Sure, some comedian on here will say 'influencing hair metal lol no wonder they are not in'. I can't say some of the 80s synth/New Wave stuff which bore Bowie and Roxy Music's influence was all that great either. But influence is influence.
    Last edited by JJ88; 1 Week Ago at 07:02 AM.

  11. #36
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    From ‘Rock and Roll Hall of Fame: Induction Process...’

    “ELIGIBILITY:
    Artists—a group encompassing performers, composers and/or musicians—become eligible for induction 25 years after the release of their first commercial recording. Besides demonstrating unquestionable musical excellence and talent, inductees will have had a significant impact on the development, evolution and preservation of rock & roll....

    Rock & Roll Hall of Fame Award for Musical Excellence:
    This award honors performers, songwriters and producers who have changed the course of music history. These artists have dedicated their lives to creating influential, important music infused with originality, and have achieved a level of timeless distinction.”

  12. #37
    Member Zeuhlmate's Avatar
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    "...will have had a significant impact on the development, evolution and preservation of rock & roll...."

    Roxy Music ?

  13. #38
    If Def Leppard can get nominated, why not Roxy Music?

  14. #39
    Quote Originally Posted by Zeuhlmate View Post
    "...will have had a significant impact on the development, evolution and preservation of rock & roll...."

    Roxy Music ?
    Really? Very influential in the glam, punk, new wave/alternative scenes and even prog genres. With all the crap silly bands already inducted in the Hall, I'm amazed that people in the progressive rock "club" would question the credentials of a band like Roxy Music. The Cure, Ultravox, Morrissey and a whole slew of 80s bands can be traced directly back to them. Jan Wenner compatriots?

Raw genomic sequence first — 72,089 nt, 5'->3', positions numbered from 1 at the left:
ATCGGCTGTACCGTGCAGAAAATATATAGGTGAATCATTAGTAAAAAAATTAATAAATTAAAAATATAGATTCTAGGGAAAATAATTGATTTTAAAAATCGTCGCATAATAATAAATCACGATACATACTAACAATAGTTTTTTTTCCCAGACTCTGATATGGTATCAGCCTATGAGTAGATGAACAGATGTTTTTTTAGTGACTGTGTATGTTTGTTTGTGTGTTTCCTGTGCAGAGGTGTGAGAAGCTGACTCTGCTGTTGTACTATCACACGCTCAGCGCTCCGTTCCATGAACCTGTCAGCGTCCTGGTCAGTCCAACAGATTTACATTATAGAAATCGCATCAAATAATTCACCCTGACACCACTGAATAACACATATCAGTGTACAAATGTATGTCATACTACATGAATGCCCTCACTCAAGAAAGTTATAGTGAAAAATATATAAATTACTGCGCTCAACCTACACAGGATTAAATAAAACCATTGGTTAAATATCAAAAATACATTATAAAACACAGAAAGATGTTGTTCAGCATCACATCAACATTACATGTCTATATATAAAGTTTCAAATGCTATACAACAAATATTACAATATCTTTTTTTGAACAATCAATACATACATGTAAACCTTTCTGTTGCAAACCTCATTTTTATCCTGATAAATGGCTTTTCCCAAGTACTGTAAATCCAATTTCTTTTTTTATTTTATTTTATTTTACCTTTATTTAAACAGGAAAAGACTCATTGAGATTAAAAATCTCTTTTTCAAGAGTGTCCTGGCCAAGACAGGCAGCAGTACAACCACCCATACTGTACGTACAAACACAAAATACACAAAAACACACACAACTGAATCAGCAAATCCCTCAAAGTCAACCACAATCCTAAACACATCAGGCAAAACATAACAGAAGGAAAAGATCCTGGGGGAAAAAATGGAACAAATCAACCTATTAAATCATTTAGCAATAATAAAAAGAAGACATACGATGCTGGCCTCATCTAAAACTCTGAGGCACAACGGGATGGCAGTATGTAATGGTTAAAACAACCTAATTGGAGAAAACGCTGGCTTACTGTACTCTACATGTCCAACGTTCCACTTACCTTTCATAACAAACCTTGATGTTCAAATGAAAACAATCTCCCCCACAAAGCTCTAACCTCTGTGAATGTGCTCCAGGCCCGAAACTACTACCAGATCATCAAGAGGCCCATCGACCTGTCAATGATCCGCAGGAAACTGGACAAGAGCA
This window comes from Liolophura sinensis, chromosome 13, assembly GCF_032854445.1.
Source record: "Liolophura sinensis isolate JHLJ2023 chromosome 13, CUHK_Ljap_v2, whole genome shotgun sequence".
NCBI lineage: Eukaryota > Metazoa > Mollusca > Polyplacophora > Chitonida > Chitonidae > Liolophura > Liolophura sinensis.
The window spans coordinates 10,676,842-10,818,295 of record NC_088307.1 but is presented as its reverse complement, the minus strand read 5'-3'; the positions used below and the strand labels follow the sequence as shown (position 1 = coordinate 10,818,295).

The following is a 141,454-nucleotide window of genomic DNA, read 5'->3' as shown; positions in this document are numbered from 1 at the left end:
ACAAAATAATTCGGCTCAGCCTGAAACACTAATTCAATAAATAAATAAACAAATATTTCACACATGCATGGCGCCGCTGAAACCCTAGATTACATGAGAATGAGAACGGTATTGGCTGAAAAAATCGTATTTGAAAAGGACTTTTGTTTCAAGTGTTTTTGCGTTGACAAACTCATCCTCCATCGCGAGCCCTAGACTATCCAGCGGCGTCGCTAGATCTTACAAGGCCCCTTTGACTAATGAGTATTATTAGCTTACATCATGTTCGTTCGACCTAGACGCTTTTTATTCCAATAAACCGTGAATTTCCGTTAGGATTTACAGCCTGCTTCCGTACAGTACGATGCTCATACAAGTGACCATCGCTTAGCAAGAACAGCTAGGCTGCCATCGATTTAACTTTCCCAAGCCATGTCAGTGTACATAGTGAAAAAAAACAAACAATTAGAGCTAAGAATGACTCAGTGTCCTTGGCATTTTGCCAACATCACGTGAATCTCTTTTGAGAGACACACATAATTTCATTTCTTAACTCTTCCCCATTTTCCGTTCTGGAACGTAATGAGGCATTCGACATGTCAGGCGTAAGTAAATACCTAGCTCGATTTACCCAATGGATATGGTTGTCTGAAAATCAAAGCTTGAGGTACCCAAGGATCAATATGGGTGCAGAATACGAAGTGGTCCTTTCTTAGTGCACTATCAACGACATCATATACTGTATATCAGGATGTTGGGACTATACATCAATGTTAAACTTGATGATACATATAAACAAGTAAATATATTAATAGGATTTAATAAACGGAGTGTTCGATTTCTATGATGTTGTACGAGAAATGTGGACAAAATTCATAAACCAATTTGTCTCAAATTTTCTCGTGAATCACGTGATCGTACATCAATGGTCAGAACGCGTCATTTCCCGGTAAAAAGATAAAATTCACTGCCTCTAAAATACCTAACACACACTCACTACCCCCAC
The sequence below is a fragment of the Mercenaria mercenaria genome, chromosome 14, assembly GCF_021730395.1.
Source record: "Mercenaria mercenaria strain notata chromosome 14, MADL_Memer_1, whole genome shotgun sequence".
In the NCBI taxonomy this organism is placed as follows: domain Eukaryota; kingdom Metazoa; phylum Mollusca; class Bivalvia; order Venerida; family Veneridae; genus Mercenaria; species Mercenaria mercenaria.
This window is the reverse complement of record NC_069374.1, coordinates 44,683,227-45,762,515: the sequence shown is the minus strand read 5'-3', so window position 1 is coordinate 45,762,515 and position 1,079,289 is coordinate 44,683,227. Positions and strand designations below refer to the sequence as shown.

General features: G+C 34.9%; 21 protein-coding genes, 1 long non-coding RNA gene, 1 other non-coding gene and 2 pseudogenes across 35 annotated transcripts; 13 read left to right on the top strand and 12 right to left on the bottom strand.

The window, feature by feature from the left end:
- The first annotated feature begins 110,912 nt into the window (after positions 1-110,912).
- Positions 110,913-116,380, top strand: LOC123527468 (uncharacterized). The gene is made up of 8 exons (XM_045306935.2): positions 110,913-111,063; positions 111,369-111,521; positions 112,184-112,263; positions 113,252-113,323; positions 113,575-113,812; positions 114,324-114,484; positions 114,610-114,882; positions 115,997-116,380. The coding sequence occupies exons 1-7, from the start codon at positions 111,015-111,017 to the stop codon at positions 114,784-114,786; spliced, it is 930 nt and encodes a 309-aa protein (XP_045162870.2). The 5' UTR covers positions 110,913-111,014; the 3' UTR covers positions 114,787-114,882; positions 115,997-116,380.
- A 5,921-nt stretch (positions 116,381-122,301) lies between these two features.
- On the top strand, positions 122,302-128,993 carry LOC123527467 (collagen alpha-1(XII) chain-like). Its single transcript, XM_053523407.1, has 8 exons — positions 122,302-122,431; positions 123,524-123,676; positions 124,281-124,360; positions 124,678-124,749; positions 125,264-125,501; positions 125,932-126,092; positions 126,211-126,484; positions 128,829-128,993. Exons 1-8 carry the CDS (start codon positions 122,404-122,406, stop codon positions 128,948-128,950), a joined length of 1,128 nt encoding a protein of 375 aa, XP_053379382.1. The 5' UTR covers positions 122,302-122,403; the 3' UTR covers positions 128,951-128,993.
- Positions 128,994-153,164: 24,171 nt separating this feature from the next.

I love revisiting their early live TV appearances on shows like Musikladen, Beat Club etc. Do the Strand always tickles me.
    Last edited by DocProgger; 1 Week Ago at 09:40 AM.

  15. #40
    Member Paulrus's Avatar
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    Quote Originally Posted by DocProgger View Post
    Really? Very influential in the glam, punk, new wave/alternative scenes and even prog genres.
    And elsewhere. I remember an interview with Nile Rogers where he said his late 70s group Chic had been heavily influenced by Roxy after he saw them perform in the UK. He liked how Ferry had created an entire aesthetic that was wrapped around the music.
    I'm holding out for the Wilson-mixed 5.1 super-duper walletbuster special anniversary extra adjectives edition.

  16. #41
    Progga mogrooves's Avatar
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    When I first heard the Cars and Talking Heads my first thought was Roxy Music.
    Michael: "Harold, don't you have any other music, you know, from [last] century?"
    Harold: "There is no other music....."

  17. #42
    Pikachupacabra spellbound's Avatar
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    Quote Originally Posted by JJ88
    I don't think much of Flesh And Blood beyond some of the singles...let down by some average cover versions.
    While not their best album, Flesh + Blood had good covers of Eight Miles High and In The Midnight Hour that pleased this lover of the Byrds and Pickett originals. And the Roxy songs Oh Yeah and Over You are highlights of the album, for me.

    Quote Originally Posted by mogrooves
    When I first heard the Cars and Talking Heads my first thought was Roxy Music.
    Same here.

  18. #43
    Quote Originally Posted by JJ88 View Post
    'Let The Good Times Roll/Feel So Fine' was done by Twisted Sister live and is on their best of...I always assumed that was because of Slade's own version of this exact same medley on their 1972 album Slayed.
    Could be. It's certainly not beyond the realm of probability that Dee Snider and company were listening to Slade.
    Oasis were definitely also heavily influenced by Slade, again covering 'Cum On Feel The Noize' in the 90s.
    Oh, my, that must be hilarious, Noel Gallagher mumbling his way through a Slade song.
    I think Cheap Trick covered a Slade album track, 'When The Lights Go Out', although I have not heard it.